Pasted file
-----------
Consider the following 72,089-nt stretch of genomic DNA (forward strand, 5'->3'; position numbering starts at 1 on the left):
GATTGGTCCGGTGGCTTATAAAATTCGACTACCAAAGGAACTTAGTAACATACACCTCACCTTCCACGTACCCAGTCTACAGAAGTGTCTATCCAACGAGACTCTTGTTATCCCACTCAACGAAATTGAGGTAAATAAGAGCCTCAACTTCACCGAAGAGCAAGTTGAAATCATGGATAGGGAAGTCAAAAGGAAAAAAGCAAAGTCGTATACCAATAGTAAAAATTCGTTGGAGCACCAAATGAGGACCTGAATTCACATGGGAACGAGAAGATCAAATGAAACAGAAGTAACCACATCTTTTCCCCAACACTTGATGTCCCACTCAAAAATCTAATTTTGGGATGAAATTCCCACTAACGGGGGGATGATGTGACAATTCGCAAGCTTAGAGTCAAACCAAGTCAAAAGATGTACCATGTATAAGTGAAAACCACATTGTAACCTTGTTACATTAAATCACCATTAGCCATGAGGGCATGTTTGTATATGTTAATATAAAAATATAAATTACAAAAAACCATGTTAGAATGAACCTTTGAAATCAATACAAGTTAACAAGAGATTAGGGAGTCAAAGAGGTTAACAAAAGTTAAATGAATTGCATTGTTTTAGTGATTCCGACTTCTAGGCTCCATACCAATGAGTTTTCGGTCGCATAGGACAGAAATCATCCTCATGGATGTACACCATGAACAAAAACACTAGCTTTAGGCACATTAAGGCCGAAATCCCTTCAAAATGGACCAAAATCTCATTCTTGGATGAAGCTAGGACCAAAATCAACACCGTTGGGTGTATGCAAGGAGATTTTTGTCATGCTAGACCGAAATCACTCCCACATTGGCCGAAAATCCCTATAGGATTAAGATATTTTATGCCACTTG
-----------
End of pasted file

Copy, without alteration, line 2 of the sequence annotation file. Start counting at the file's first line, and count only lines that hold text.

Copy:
GATTGGTCCGGTGGCTTATAAAATTCGACTACCAAAGGAACTTAGTAACATACACCTCACCTTCCACGTACCCAGTCTACAGAAGTGTCTATCCAACGAGACTCTTGTTATCCCACTCAACGAAATTGAGGTAAATAAGAGCCTCAACTTCACCGAAGAGCAAGTTGAAATCATGGATAGGGAAGTCAAAAGGAAAAAAGCAAAGTCGTATACCAATAGTAAAAATTCGTTGGAGCACCAAATGAGGACCTGAATTCACATGGGAACGAGAAGATCAAATGAAACAGAAGTAACCACATCTTTTCCCCAACACTTGATGTCCCACTCAAAAATCTAATTTTGGGATGAAATTCCCACTAACGGGGGGATGATGTGACAATTCGCAAGCTTAGAGTCAAACCAAGTCAAAAGATGTACCATGTATAAGTGAAAACCACATTGTAACCTTGTTACATTAAATCACCATTAGCCATGAGGGCATGTTTGTATATGTTAATATAAAAATATAAATTACAAAAAACCATGTTAGAATGAACCTTTGAAATCAATACAAGTTAACAAGAGATTAGGGAGTCAAAGAGGTTAACAAAAGTTAAATGAATTGCATTGTTTTAGTGATTCCGACTTCTAGGCTCCATACCAATGAGTTTTCGGTCGCATAGGACAGAAATCATCCTCATGGATGTACACCATGAACAAAAACACTAGCTTTAGGCACATTAAGGCCGAAATCCCTTCAAAATGGACCAAAATCTCATTCTTGGATGAAGCTAGGACCAAAATCAACACCGTTGGGTGTATGCAAGGAGATTTTTGTCATGCTAGACCGAAATCACTCCCACATTGGCCGAAAATCCCTATAGGATTAAGATATTTTATGCCACTTG